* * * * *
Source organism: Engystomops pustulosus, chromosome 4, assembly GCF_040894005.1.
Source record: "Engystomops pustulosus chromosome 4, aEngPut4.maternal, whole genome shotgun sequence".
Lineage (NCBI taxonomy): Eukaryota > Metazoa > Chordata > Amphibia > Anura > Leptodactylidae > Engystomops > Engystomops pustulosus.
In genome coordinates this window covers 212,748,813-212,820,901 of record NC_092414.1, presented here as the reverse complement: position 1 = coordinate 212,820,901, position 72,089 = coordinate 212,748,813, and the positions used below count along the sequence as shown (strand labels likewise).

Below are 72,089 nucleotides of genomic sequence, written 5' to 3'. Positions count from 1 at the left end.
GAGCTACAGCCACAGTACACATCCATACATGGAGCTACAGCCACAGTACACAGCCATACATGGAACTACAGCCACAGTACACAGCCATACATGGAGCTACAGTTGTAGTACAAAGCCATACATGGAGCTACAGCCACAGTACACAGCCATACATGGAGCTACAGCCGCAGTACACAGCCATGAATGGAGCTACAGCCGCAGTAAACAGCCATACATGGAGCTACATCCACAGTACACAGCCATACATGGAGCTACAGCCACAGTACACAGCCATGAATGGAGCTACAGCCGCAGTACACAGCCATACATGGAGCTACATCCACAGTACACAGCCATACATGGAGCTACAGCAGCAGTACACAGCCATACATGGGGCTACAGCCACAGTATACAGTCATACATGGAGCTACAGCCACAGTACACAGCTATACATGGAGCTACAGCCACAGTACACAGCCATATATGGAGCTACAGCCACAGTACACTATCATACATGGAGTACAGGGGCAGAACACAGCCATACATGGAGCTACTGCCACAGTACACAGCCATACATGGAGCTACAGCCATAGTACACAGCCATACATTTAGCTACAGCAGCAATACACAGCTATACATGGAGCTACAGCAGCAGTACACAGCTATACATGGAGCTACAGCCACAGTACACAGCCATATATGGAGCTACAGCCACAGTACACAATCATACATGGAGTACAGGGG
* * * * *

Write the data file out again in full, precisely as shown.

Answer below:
Source organism: Engystomops pustulosus, chromosome 4, assembly GCF_040894005.1.
Source record: "Engystomops pustulosus chromosome 4, aEngPut4.maternal, whole genome shotgun sequence".
Lineage (NCBI taxonomy): Eukaryota > Metazoa > Chordata > Amphibia > Anura > Leptodactylidae > Engystomops > Engystomops pustulosus.
In genome coordinates this window covers 212,748,813-212,820,901 of record NC_092414.1, presented here as the reverse complement: position 1 = coordinate 212,820,901, position 72,089 = coordinate 212,748,813, and the positions used below count along the sequence as shown (strand labels likewise).

Below are 72,089 nucleotides of genomic sequence, written 5' to 3'. Positions count from 1 at the left end.
GAGCTACAGCCACAGTACACATCCATACATGGAGCTACAGCCACAGTACACAGCCATACATGGAACTACAGCCACAGTACACAGCCATACATGGAGCTACAGTTGTAGTACAAAGCCATACATGGAGCTACAGCCACAGTACACAGCCATACATGGAGCTACAGCCGCAGTACACAGCCATGAATGGAGCTACAGCCGCAGTAAACAGCCATACATGGAGCTACATCCACAGTACACAGCCATACATGGAGCTACAGCCACAGTACACAGCCATGAATGGAGCTACAGCCGCAGTACACAGCCATACATGGAGCTACATCCACAGTACACAGCCATACATGGAGCTACAGCAGCAGTACACAGCCATACATGGGGCTACAGCCACAGTATACAGTCATACATGGAGCTACAGCCACAGTACACAGCTATACATGGAGCTACAGCCACAGTACACAGCCATATATGGAGCTACAGCCACAGTACACTATCATACATGGAGTACAGGGGCAGAACACAGCCATACATGGAGCTACTGCCACAGTACACAGCCATACATGGAGCTACAGCCATAGTACACAGCCATACATTTAGCTACAGCAGCAATACACAGCTATACATGGAGCTACAGCAGCAGTACACAGCTATACATGGAGCTACAGCCACAGTACACAGCCATATATGGAGCTACAGCCACAGTACACAATCATACATGGAGTACAGGGG